The U.S. House of Representatives has passed HR 1195, the Workplace Violence Prevention for Health Care and Social Service Workers Act,
by a margin of 254-166. The bill aims to curb the rising rates of workplace violence facing healthcare and social service employees such as nurses, emergency responders, medical assistants, physicians and social workers.
ASSP recently reaffirmed
its support of the legislation, which would require OSHA to issue a standard requiring employers within the healthcare and social services industries to develop and implement a comprehensive workplace violence prevention plan.
The passage in the House is a culmination of an eight-year effort by Representative Joe Courtney. In 2013, Courtney asked the Government Accountability Office (GAO) to study trends of workplace violence in the healthcare sector and identify options for OSHA to curtail it. The 2016 GAO study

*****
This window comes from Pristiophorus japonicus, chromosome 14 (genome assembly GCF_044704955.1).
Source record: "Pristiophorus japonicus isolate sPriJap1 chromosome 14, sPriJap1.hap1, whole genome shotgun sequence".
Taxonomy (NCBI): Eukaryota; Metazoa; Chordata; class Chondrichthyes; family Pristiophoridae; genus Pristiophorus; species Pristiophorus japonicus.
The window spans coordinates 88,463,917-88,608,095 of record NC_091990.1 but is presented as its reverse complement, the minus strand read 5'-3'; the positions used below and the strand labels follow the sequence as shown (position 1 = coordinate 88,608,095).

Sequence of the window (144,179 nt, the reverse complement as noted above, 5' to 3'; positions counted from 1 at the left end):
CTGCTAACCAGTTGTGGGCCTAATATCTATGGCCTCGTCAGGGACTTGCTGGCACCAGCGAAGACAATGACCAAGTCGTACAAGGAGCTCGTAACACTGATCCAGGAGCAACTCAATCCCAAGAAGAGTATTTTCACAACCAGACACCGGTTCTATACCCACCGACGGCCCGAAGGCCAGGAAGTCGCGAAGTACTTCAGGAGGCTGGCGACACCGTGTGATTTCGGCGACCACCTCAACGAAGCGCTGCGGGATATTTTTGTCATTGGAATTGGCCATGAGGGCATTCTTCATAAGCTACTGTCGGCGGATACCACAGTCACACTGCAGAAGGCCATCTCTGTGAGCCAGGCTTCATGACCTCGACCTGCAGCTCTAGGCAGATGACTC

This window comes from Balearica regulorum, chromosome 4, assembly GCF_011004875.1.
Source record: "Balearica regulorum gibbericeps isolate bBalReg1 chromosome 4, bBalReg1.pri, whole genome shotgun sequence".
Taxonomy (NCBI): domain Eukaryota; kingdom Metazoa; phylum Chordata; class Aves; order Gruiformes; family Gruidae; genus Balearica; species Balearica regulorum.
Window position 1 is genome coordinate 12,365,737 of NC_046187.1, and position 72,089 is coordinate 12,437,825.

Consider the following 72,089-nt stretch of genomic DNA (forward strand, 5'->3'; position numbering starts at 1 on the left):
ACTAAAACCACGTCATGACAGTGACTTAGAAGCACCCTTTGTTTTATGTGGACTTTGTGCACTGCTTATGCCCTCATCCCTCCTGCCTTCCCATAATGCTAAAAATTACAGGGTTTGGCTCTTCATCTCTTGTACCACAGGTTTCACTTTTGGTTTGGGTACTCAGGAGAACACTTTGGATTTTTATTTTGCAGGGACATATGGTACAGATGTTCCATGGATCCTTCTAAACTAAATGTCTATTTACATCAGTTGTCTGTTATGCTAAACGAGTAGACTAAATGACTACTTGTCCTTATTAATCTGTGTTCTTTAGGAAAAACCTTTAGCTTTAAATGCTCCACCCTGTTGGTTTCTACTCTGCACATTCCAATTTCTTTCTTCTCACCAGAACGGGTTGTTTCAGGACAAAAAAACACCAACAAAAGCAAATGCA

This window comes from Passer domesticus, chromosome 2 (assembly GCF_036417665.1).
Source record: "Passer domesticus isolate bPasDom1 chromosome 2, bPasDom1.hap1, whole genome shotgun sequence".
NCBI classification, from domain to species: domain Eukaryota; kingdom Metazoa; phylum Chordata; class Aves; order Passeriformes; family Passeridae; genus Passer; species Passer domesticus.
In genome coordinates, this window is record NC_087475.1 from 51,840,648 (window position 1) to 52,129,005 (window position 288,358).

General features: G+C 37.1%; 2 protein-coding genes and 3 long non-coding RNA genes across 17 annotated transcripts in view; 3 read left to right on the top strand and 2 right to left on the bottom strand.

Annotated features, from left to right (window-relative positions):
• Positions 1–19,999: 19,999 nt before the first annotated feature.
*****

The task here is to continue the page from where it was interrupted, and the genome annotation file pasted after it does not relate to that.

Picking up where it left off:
found that rates of violence against healthcare workers were 12 times higher than rates for the overall workforce, and 70% of nonfatal workplace assaults in 2016 occurred in the healthcare and social assistance sectors. A 2020 survey
of registered nurses conducted by National Nurses United found that 20% of registered nurses reported increased workplace violence during the COVID-19 pandemic.
“Healthcare and social workers have been waiting for years to have their safety taken seriously while they’re working hard to ensure everyone else’s,” Courtney says. “Passage of our bill is an important step forward in this effort to curb workplace violence, but it can’t be the last." He plans to bring together supporters next week to to talk more about the need for the legislation and called on his colleagues in the Senate to follow the House's lead and move the legislation forward for President Biden's signature.